Defendant' was convicted of burglary of and larceny from a coin shop. He appeals, raising issues concerning (1) illegal search and seizure and (2) whether there is substantial evidence to support his conviction.
Illegal Search and Seizure.
A silent alarm at the coin shop signalled an answering service which notified the police. The police responded rapidly; Officer Garcia arrived at the scene approximately two minutes after the police were notified. As he drove up, Officer Garcia saw two men — the defendant and Deats. Defendant was sitting in the driver’s seat of a white Chevrolet which was parked approximately ten feet from the door of the shop; the engine of this car was running. Deats was standing near the door of the shop looking toward or into the shop; glass in the door was broken. Subsequent*418ly, a third man, Montoya, was found inside the shop.
Officer Garcia directed defendant to stay in sight as he arrested and searched Deats. By then, Officer Kline had arrived. The two officers arrested defendant who was searched. Officer Garcia then departed, taking defendant and Deats to the police station.
"As soon as” Officer Garcia had left, Officer Kline looked inside the white Chevrolet. He observed a large brown box and a crowbar on the floorboard in the back. The box contained coins and smaller boxes which also contained coins. Through an open door, he observed a .45 automatic on the floor underneath the front seat. The officer characterized these observations as a "visible search.” The owner of the coin shop also looked into the car and saw display trays, coin boxes and coins which he identified as belonging to him.
After making his observations, Officer Kline “secured” the vehicle. Subsequently, it was towed to the rear of the police station several miles away. “Immediately after the arrests had been made and we were at the station”, the two officers removed the above items from the car. The gun, the crowbar and three photographs of the coins taken from the car were introduced as evidence against the defendant.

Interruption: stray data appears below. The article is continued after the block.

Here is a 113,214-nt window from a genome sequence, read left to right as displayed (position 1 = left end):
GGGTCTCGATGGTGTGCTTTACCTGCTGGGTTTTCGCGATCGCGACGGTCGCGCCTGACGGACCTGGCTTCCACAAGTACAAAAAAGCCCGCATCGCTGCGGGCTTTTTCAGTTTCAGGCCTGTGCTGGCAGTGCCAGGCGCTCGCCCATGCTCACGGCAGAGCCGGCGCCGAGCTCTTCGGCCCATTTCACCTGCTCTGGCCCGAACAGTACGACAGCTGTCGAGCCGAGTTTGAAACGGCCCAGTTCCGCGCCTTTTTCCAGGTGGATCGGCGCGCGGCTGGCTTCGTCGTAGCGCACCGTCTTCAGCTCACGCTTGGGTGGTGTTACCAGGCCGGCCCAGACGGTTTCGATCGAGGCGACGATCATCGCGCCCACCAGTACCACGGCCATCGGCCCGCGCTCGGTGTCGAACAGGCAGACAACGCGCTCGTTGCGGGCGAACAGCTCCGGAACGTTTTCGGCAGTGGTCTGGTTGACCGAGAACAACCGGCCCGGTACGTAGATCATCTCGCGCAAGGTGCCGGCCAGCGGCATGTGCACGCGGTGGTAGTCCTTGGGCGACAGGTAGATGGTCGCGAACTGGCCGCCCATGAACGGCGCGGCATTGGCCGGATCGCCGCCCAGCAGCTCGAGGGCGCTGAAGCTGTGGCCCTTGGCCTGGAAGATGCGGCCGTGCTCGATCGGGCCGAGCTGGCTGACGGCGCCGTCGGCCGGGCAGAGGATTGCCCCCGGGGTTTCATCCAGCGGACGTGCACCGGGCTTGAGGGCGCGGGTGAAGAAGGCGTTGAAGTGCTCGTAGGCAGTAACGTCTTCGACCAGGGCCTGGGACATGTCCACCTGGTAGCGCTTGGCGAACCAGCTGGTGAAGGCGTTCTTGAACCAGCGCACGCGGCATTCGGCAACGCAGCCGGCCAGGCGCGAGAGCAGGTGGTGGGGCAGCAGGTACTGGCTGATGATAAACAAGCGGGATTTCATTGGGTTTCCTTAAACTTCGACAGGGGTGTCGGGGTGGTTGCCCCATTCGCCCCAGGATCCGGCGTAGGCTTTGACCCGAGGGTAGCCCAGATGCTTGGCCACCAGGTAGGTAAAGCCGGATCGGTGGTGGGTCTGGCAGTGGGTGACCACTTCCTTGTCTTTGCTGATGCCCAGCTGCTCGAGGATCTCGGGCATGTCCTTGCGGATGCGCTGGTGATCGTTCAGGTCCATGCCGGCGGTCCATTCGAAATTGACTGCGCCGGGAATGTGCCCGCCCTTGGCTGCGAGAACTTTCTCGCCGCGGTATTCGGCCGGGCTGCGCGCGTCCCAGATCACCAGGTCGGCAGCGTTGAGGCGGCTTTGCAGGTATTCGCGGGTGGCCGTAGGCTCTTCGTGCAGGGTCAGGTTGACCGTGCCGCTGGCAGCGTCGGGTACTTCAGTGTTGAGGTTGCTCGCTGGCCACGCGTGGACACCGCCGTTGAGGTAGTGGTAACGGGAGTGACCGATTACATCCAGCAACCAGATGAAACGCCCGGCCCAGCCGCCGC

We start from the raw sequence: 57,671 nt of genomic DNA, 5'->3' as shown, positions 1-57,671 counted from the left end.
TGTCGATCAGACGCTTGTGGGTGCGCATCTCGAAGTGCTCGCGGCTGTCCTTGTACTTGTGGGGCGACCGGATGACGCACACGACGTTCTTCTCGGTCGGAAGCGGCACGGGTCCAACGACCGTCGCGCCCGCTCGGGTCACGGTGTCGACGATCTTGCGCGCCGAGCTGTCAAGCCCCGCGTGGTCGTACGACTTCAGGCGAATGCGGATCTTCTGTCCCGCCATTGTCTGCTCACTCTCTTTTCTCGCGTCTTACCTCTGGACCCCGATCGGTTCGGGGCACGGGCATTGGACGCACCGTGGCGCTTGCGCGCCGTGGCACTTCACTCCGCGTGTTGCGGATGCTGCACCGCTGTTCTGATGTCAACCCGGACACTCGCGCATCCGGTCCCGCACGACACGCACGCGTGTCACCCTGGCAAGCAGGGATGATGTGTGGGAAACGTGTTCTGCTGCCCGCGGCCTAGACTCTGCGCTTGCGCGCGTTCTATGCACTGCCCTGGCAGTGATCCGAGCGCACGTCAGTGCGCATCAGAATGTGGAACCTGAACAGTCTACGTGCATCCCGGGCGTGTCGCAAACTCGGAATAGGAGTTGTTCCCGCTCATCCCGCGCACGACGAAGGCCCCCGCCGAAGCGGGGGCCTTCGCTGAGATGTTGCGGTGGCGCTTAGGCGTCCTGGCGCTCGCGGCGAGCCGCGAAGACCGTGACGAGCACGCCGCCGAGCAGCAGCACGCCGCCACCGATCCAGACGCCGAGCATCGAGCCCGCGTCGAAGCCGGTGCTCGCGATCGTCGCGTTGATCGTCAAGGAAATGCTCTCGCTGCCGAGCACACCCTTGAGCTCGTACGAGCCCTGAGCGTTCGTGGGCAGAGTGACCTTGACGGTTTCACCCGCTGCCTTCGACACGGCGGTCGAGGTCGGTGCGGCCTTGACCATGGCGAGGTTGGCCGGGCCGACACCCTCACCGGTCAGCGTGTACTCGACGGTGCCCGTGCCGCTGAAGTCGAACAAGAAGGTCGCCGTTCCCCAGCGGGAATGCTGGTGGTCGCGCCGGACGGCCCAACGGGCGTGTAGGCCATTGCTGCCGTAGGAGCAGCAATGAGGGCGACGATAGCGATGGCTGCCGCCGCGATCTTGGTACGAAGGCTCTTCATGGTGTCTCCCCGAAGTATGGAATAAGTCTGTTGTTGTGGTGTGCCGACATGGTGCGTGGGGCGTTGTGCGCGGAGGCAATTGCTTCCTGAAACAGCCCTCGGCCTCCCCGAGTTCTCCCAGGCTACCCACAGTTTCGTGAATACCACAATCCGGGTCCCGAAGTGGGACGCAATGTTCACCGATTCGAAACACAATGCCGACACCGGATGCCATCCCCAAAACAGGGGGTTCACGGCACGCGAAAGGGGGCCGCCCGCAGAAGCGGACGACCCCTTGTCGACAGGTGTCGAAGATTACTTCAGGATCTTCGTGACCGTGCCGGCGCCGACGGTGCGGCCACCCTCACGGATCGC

Defendant claims that the evidence taken from the car was obtained by a search and seizure in violation of the 4th Amendment of the United States Constitution. We assume, but do not decide, that defendant has standing to raise this question. See State v. Lucero, 70 N.M. 268, 372 P.2d 837 (1962); Simmons v. United States, 390 U.S. 377, 88 S.Ct. 967, 19 L.Ed.2d 1247 (1968) ; Jones v. United States, 362 U.S. 257, 80 S.Ct. 725, 4 L.Ed.2d 697 (1960); Harper v. State, Nev., 440 P.2d 893 (1968); State v. Vassar, 7 Ariz.App. 344, 439 P.2d 507 (1968).
In contending that the search and seizure of the above identified items was a constitutional violation, defendant relies on Preston v. United States, 376 U.S. 364, 84 S.Ct. 881, 11 L.Ed.2d 777 (1964).
In Preston, defendant and two companions had been seated in a car parked in a business district at night for five hours. Explaining their presence unsatisfactorily to the police, they were arrested, searched and taken to police headquarters. Their car was driven to the police station by an officer and then towed to a garage. After defendant had been booked, the car was searched for the first time. Various items were taken from the car which corroborated a subsequent confession of one of defendant’s accomplices that they had intended to rob a bank.
Preston held that the items removed from the car were improperly used against defendant at his trial because the “ * * * search was too remote in time or place to have been made as incidental to- the arrest * * In so holding, it was pointed out that “ * * * even in the case of motorcars, the test still is, was the search unreasonable.” See also People v. Burke, 61 Cal.2d 575, 39 Cal.Rptr. 531, 394 P.2d 67 (1964); compare Dyke v. Taylor Implement Mfg. Co., Inc., 391 U.S. 216, 88 S.Ct. 1472, 20 L.Ed.2d 538 (1968); Cooper v. State of California, 386 U.S. 58, 87 S.Ct. 788, 17 L.Ed.2d 730 (1967).
The post-Preston decisions have emphasized the question of the reasonableness of the search. With the emphasis on "reasonableness”, Preston has frequently been held inapplicable because of the circumstances involved in the particular case. People v. Webb, 66 Cal.2d 107, 56 Cal.Rptr. 902, 424 P.2d 342 (1967) reviews decisions which distinguish Preston in a variety of ways.